FDA Panel Backs Donanemab: New Hope for Early Alzheimer’s Treatment

Summary: An independent panel has recommended that Eli Lilly’s Alzheimer’s drug, Donanemab, be approved by the FDA. The drug has shown promise in slowing early-stage Alzheimer’s despite risks like brain swelling.

This recommendation follows a prior FDA rejection due to insufficient data. If approved, Donanemab could revolutionize Alzheimer’s treatment, offering new hope for patients and their families.

Key Facts:

  1. Donanemab has demonstrated effectiveness in slowing early-stage Alzheimer’s.
  2. Despite adverse effects like brain swelling, benefits outweigh the risks.
  3. The FDA previously rejected Donanemab due to insufficient data but is now reconsidering.

Source: Neuroscience News

An independent panel of advisors has recommended that Eli Lilly’s Alzheimer’s disease drug, Donanemab, be approved by the FDA.

If approved, the drug would be the second of its kind to enter the US market, paving the way for better treatment and management for the neurodegenerative disease.

In a unanimous decision, the panel of 11 members declared that based on the available clinical data, Donanemab has demonstrated its effectiveness in treating early-stage Alzheimer’s, effectively slowing down the progression of the disease.

This shows a brain.
By the end of the trial, 60% of patients were able to effectively stop Donanemab treatment. Credit: Neuroscience News

Despite clinical data showing adverse effects of taking Donanemab, including brain swelling and a slightly elevated mortality risk, the benefits of taking the medication significantly outweigh the risks.

The recommendation is a hopeful first step. Early this year, drug company Eli Lilly faced disappointment when the drug failed to gain FDA approval. In January, the FDA rejected the drug, claiming insufficient data to support approving Donanemad at that time.

Donanemad is a monoclonal antibody medication that targets amyloid plaques, a hallmark of Alzheimer’s disease. This helps to slow disease progression and symptoms in those with early-stage Alzheimer’s. The drug is administered via intravenous infusion on a monthly basis.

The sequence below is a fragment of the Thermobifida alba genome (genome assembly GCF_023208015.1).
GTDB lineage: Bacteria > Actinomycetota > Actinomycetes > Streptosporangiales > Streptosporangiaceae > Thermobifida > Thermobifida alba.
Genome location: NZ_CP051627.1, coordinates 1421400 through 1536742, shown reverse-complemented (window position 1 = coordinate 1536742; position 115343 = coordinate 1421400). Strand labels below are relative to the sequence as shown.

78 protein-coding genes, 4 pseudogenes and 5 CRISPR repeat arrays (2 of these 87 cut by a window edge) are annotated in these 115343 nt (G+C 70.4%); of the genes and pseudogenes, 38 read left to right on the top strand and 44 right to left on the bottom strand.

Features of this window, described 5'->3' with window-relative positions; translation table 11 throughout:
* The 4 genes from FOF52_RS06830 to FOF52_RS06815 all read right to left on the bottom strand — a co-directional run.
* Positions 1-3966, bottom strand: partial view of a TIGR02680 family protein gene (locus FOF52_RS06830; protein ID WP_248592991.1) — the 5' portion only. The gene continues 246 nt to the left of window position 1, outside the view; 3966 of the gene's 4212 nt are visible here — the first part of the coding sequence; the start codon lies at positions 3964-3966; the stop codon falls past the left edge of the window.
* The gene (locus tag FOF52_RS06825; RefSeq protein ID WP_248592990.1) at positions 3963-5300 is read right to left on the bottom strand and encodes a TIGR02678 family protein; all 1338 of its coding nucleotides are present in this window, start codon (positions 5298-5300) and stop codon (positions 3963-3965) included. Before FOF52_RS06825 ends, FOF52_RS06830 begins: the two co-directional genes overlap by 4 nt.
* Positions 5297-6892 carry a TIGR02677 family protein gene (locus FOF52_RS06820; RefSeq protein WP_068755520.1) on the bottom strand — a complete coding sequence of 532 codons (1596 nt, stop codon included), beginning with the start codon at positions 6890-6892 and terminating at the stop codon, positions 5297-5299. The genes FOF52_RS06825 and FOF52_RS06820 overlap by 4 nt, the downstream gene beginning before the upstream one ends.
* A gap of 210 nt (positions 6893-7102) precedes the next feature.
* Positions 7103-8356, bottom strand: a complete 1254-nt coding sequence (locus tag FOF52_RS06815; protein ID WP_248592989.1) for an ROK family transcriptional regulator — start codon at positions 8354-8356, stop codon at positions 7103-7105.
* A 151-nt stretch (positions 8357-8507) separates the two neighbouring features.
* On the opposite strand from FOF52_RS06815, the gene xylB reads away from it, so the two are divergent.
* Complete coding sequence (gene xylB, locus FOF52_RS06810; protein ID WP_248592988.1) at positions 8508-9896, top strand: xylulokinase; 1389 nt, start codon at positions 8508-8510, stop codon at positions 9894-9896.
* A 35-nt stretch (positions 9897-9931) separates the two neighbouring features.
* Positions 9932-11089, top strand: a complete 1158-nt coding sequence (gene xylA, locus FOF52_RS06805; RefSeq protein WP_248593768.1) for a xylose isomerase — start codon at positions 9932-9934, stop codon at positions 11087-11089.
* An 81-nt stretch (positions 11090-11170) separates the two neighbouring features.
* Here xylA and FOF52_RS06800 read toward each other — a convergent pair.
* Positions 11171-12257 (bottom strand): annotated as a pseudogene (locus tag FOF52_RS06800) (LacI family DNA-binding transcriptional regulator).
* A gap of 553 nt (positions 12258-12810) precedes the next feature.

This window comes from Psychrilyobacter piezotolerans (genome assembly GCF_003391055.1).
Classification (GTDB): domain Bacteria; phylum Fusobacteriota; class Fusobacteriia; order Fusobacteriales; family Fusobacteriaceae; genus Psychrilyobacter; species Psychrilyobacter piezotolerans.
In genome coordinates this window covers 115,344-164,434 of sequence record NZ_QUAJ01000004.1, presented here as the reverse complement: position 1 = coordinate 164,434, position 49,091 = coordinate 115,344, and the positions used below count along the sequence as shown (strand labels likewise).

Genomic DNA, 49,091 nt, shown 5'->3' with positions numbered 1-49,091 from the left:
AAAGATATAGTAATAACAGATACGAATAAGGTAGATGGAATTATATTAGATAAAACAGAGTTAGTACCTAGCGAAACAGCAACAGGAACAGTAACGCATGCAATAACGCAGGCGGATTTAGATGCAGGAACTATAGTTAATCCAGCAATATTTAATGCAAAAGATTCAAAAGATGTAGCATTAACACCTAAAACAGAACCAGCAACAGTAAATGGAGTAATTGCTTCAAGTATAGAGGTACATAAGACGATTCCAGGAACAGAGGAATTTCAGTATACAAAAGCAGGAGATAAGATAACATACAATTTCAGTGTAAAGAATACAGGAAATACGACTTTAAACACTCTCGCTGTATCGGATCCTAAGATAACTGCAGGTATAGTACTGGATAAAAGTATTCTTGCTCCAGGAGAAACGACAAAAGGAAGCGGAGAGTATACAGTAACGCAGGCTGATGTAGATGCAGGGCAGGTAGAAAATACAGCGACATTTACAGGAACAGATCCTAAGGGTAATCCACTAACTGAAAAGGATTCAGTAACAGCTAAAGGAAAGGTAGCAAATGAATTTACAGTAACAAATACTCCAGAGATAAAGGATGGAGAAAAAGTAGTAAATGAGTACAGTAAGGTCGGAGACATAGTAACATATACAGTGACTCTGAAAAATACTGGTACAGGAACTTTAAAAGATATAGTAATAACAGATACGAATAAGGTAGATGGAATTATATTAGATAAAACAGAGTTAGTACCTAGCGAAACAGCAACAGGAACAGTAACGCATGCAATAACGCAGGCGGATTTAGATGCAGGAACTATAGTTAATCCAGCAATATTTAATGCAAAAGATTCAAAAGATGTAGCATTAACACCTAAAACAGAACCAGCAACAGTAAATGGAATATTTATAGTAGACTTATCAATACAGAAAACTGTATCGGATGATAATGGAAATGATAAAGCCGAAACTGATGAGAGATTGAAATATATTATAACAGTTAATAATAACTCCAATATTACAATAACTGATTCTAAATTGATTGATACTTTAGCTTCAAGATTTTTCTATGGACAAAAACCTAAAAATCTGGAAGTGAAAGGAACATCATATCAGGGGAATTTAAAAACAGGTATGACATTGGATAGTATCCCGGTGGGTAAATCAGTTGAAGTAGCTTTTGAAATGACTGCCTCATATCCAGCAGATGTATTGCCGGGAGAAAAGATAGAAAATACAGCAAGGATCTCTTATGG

However, it is advised to note that Donanemab is not a cure for Alzheimer’s, and does have significant side effects. During trials, three patients died from amyloid-related imaging abnormalities or ARIA.

Phase three trial data collected from over 1,700 patients revealed that Donanemab slowed the progression of Alzheimer’s pathology by 29% over 18 months compared to a placebo.

Those with low-to-medium levels of the Tau protein in neuroimaging data fared better from the treatment than those with higher levels of Tau. However, Eli Lilly argued that eligibility for the drug should be based on amyloid levels, not Tau. Advisors agree with Lilly’s stance, saying that testing for Tau levels could potentially restrict the number of patients for whom the drug could be accessible.

During the trial, those whose levels of amyloid in the brain dropped below a specific threshold were eligible to switch to a placebo. At the end of the trial, 60% of patients were able to effectively stop Donanemab treatment.

If approved, the FDA will include a “strong boxed warning” relating to the potential side effects, including brain bleeds and death, especially for those who carry two copies of the APOE4 gene.

This recommendation provides hope for the treatment of Alzheimer’s disease, especially for those who are in the early stages.

About this Alzheimer’s disease and neuropharmacology research news

Author: Neuroscience News Communications
Source: Neuroscience News
Contact: Neuroscience News Communications – Neuroscience News
Image: The image is credited to Neuroscience News

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